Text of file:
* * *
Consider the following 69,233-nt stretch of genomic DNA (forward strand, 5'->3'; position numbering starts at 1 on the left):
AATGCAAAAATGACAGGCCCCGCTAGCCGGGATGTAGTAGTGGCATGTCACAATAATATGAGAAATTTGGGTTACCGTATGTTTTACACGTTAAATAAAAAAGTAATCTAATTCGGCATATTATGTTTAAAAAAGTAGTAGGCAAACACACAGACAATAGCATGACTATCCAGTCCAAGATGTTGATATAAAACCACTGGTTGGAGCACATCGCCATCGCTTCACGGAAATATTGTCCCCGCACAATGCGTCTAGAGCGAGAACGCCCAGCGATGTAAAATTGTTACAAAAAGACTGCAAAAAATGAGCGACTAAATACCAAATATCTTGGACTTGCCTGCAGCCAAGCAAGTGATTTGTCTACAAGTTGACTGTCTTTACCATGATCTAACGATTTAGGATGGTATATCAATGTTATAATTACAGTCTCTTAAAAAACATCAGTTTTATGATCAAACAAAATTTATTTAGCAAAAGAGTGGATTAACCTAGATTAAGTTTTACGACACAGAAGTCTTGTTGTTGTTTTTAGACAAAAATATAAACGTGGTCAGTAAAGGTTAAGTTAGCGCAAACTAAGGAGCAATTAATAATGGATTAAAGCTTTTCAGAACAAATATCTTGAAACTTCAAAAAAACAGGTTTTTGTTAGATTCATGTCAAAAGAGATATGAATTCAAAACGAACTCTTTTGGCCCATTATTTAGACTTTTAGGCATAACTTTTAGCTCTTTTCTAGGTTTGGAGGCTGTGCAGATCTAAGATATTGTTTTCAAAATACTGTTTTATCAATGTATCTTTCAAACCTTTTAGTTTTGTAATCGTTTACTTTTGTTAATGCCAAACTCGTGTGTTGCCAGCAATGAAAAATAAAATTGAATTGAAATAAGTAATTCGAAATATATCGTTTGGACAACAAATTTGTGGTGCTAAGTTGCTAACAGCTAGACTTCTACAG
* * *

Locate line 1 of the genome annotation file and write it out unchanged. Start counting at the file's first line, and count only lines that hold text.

Consider the following 69,233-nt stretch of genomic DNA (forward strand, 5'->3'; position numbering starts at 1 on the left):